Illyria is a group of touring players, created over twenty-five years ago, that performs open-air theatre for both adults and children. Every summer since 1991, the group has travelled through the UK, Europe and North America, with a wide selection of plays. The actors have changed over the years, but director Oliver Gray has led the troop since the beginning.
Years ago, we used to take the kids to watch Illyra productions at Ightham Mote, a medieval moated manor house and National Trust property on the outskirts of Sevenoaks in Kent. I particularly remember a fine performance of Alice in Wonderland. It was a magical spot: the manor house an integral part of the backdrop; a hill for the children to roll down when they needed to let off steam; a picnic tea on the lawn beside the moat.
This time, we are at Tonbridge Castle, which looms behind the stage in the twilight. After a remarkably reliable summer of endless blue skies and not a drop of rain, the clouds are gathering over Tonbridge tonight. Fortunately, the rain holds off, as we delve enthusiastically into our picnic baskets and chat with wandering cast members.
The troop’s website warns audiences that they will take the mickey out of anyone wandering in late but it appears everyone got the memo, arriving promptly with picnic rugs, tables and chairs. We have also noted the tip to bring wine and cake, but I think most of us left the candelabras at home!
We have wisely brought umbrellas and raincoats, too, although the poor cast, on the roofless stage, is not so well protected, as the thunder rumbles overhead and intermittent rain douses them from head to foot. At one point, the thunder and lightening, timed to perfection, takes its cue from the script: ‘Why, look how you storm’ I think, or perhaps ‘it droppeth as from the gentle rain from heaven’? It might have been both.
The five actors are appealingly animated and amusing. It is a polished, high octane, performance, with the cast taking on four or five roles apiece, using different costumes and different accents to signify the changes. We are struck by how well they keep track of their various parts, making it remarkably easy to follow the plot. As the website says, The Merchant of Venice is a comedy that deals with serious issues, so it is ‘by turns, gripping, funny, romantic and thought-provoking.’ The audience responds with delight.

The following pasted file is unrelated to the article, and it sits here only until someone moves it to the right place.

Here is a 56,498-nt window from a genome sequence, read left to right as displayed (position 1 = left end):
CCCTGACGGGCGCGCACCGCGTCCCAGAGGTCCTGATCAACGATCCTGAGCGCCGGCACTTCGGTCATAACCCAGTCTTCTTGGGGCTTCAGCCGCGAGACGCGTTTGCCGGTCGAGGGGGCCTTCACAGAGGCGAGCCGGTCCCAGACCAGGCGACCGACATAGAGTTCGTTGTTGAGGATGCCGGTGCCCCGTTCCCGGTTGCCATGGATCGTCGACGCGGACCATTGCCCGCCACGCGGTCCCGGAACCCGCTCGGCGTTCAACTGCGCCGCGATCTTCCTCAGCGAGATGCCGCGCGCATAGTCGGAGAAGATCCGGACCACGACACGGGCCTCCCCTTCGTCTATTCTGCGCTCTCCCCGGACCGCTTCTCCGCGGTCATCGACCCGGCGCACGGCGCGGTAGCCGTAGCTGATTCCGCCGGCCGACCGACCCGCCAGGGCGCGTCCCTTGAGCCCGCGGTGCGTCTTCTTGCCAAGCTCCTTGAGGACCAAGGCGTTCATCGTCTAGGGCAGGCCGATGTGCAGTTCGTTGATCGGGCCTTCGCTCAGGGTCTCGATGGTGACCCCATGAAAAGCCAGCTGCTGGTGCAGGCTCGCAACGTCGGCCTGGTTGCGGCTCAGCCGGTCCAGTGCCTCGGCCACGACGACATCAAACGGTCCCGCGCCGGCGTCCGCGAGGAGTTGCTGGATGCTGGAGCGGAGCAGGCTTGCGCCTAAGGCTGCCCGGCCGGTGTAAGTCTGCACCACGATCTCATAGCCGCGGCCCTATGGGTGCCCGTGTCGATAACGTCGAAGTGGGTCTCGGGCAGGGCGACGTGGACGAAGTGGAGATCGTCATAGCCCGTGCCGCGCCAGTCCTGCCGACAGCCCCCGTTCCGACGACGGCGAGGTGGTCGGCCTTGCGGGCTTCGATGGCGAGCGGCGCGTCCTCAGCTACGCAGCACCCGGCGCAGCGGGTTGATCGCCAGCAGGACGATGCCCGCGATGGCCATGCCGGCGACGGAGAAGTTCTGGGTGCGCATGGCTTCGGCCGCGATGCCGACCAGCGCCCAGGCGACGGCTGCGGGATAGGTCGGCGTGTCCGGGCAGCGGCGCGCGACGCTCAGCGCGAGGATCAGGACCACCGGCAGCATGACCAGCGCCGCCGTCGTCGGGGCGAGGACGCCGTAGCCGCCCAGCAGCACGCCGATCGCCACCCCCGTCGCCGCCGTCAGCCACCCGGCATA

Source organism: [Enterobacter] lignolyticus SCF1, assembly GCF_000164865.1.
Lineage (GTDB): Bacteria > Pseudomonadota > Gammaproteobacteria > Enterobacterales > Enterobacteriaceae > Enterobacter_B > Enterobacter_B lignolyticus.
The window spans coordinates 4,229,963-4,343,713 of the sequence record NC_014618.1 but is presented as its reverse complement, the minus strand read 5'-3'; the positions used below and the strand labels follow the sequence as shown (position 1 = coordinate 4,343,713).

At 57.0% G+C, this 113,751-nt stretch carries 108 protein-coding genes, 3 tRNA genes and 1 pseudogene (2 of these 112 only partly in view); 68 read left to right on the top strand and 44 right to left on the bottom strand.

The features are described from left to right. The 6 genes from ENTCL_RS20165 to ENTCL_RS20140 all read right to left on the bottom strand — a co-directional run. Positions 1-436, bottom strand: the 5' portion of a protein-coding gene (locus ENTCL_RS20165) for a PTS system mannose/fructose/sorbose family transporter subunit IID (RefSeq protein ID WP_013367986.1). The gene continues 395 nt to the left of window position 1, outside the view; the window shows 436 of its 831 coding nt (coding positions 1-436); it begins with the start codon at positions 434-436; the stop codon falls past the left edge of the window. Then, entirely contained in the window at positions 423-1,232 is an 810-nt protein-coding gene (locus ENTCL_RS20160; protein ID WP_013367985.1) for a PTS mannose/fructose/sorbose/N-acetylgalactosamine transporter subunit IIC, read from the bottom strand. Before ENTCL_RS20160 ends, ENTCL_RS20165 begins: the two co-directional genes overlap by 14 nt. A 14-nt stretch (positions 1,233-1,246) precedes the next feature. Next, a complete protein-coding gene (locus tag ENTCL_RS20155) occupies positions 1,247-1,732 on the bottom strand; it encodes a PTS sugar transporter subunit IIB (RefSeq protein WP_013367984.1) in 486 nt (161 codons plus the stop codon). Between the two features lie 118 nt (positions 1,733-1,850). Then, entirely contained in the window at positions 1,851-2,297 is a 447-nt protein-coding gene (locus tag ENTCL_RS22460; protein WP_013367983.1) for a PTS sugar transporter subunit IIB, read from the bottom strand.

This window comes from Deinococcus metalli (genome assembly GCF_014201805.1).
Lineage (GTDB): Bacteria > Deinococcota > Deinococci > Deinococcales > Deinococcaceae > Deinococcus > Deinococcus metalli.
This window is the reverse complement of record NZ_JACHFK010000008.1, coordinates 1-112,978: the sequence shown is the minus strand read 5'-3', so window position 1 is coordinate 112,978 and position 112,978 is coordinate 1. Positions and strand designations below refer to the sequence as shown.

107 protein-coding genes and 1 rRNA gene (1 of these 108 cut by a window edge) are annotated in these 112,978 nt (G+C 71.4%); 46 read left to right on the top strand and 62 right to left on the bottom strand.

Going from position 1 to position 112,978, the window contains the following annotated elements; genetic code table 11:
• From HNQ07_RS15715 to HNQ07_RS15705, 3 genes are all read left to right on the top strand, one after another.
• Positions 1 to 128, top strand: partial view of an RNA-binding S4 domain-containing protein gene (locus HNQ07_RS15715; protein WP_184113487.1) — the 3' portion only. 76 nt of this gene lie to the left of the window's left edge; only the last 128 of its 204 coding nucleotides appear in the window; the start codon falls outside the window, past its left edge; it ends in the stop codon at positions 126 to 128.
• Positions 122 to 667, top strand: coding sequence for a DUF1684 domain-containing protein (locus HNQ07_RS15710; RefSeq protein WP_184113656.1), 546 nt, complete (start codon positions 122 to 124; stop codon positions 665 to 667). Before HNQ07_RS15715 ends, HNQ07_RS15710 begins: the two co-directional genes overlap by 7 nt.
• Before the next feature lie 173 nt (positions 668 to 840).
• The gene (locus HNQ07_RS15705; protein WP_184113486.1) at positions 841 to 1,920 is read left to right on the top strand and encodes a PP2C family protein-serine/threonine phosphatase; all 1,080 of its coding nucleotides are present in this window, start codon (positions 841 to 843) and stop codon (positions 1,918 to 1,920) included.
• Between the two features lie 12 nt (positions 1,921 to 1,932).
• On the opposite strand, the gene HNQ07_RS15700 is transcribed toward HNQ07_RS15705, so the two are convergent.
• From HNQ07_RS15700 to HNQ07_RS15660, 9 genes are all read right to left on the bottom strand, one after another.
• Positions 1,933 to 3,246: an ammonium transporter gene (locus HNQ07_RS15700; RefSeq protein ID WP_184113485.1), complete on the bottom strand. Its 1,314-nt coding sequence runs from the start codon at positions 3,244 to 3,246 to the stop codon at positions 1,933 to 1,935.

The performers remain undaunted by the weather, never veering from the script, regardless of the rain, although, by the final scene, we can barely hear them, as the rain pounds down heavily on our umbrellas, and torrents of water pour off the stage. The final lines are delivered in a roar to compete with the storm, an yet, somehow, the cast finishes the play without any appearance of being drenched in the downpour, apart from the occasional need to swipe dripping locks out of their eyes.
I particularly loved the fact that the actors obviously enjoyed performing as much as we enjoyed watching them. And it was great to see so many families, with kids of all ages, engaged in the show. Having sat through several slow, dull theatre and film productions of this Shakespearean classic, I wam thrilled that the Illyria team didn’t take themselves too seriously and the humour was paramount. It verged on Gilbert & Sullivan for light-hearted, easy-going entertainment.
It was such an outstanding performance, I was tempted to follow them around the country, like a groupie or camp follower, to see their other performances this season: Doctor Dolittle, the Pirates of Penzance and The Hound of the Baskervilles. Sadly, it wasn’t an option, but if you get the chance, I highly recommend tracking them down. You won’t regret it, even in the rain!
*Photos care of Illyria and me!